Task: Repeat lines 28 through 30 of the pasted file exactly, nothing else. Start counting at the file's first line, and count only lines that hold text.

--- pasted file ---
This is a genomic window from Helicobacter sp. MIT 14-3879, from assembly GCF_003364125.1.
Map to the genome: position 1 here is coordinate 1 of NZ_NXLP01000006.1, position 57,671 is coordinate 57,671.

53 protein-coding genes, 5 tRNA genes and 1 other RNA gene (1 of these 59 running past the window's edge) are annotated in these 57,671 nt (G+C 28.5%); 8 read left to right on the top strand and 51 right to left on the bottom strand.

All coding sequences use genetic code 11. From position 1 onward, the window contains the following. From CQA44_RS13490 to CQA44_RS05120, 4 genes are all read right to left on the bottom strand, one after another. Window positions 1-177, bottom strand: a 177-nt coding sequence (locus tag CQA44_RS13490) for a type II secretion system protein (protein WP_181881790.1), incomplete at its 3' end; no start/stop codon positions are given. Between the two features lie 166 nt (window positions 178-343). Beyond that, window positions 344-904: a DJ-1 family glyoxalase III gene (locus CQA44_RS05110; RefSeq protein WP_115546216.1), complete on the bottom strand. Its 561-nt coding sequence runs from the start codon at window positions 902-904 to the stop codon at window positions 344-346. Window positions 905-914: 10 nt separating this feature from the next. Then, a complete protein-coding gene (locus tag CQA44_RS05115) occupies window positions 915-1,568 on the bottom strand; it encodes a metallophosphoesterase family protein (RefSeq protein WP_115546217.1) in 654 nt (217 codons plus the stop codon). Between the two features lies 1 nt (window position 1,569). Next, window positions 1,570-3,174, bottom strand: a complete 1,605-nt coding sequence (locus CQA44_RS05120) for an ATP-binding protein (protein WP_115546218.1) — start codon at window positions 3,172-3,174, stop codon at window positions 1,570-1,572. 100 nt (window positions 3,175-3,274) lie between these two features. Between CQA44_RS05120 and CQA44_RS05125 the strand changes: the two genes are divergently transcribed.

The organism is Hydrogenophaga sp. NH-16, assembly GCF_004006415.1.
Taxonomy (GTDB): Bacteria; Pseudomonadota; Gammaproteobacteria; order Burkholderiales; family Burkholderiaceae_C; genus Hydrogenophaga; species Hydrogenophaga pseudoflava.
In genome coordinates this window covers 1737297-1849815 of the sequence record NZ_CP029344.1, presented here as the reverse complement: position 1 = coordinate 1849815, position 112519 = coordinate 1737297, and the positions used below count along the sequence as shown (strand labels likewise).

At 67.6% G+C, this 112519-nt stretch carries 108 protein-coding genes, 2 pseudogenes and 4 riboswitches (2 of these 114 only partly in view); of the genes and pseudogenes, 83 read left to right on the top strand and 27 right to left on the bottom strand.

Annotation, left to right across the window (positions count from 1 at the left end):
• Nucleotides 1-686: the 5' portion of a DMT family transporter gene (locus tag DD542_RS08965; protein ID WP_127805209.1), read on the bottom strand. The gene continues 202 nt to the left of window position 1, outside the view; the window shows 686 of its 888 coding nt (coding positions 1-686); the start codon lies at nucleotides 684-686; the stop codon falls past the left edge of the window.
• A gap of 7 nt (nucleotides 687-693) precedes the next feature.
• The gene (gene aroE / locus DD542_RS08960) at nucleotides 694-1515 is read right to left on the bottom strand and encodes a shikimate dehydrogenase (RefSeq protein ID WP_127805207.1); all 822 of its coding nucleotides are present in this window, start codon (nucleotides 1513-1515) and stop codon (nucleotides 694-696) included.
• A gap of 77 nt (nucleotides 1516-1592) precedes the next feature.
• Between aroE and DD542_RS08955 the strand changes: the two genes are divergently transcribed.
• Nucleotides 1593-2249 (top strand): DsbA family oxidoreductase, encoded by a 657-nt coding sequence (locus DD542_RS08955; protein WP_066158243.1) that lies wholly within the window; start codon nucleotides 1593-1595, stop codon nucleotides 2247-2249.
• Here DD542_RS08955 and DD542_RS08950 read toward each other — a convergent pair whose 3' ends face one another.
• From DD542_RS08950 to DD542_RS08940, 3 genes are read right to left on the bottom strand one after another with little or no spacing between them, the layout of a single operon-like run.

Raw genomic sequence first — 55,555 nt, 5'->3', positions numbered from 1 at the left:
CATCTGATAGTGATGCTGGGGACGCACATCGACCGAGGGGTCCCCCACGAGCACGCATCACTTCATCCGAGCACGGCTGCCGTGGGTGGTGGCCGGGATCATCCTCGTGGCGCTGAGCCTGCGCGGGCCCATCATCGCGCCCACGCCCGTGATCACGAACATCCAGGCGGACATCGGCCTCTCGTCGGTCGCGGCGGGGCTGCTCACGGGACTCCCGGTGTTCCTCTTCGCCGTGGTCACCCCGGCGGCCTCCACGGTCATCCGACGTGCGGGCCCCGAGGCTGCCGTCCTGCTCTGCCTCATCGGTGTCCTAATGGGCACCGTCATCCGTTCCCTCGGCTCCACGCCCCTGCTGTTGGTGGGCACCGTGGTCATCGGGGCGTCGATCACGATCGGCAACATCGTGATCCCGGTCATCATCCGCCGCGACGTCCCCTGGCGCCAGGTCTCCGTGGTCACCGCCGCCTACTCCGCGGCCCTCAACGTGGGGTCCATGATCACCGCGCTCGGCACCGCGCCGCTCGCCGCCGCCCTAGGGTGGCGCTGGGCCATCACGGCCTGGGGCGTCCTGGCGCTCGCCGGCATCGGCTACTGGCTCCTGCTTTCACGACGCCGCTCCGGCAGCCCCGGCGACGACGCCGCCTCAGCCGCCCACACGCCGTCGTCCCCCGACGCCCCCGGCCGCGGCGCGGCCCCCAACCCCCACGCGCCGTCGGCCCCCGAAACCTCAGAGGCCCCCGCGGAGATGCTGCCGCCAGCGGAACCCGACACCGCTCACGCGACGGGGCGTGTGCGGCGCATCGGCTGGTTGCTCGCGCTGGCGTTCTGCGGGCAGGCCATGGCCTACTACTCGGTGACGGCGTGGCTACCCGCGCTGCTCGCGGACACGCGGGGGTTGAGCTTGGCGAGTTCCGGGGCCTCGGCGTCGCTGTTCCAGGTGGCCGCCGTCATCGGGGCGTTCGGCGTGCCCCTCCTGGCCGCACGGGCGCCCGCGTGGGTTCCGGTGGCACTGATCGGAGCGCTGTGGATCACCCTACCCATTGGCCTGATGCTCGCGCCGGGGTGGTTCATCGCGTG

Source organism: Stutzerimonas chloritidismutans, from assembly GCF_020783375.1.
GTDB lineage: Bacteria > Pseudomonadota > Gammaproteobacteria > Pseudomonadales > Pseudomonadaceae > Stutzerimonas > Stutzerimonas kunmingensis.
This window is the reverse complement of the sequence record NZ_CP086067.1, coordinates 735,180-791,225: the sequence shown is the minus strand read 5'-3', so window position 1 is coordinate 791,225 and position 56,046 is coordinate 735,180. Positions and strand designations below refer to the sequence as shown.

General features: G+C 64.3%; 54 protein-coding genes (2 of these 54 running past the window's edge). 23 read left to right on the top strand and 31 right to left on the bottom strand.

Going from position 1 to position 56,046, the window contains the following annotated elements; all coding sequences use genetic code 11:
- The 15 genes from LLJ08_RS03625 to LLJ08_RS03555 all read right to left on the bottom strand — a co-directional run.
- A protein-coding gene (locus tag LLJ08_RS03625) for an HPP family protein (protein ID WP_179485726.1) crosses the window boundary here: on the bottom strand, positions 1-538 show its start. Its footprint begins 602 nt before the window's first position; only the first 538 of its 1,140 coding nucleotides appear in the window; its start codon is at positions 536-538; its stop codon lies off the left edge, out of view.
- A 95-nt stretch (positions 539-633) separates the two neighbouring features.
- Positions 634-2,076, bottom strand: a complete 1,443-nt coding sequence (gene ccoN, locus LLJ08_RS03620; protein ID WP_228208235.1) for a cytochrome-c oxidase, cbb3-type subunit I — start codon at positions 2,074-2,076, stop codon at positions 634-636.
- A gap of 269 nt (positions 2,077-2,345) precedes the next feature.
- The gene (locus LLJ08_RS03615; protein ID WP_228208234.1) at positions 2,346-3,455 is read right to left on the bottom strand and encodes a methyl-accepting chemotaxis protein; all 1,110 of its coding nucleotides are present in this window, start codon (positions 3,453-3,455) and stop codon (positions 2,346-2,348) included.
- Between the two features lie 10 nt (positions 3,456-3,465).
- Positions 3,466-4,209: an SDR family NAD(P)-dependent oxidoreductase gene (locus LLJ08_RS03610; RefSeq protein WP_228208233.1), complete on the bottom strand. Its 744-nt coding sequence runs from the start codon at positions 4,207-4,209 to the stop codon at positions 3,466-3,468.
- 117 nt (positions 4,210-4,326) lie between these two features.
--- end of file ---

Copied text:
- Positions 634-2,076, bottom strand: a complete 1,443-nt coding sequence (gene ccoN, locus LLJ08_RS03620; protein ID WP_228208235.1) for a cytochrome-c oxidase, cbb3-type subunit I — start codon at positions 2,074-2,076, stop codon at positions 634-636.
- A gap of 269 nt (positions 2,077-2,345) precedes the next feature.
- The gene (locus LLJ08_RS03615; protein ID WP_228208234.1) at positions 2,346-3,455 is read right to left on the bottom strand and encodes a methyl-accepting chemotaxis protein; all 1,110 of its coding nucleotides are present in this window, start codon (positions 3,453-3,455) and stop codon (positions 2,346-2,348) included.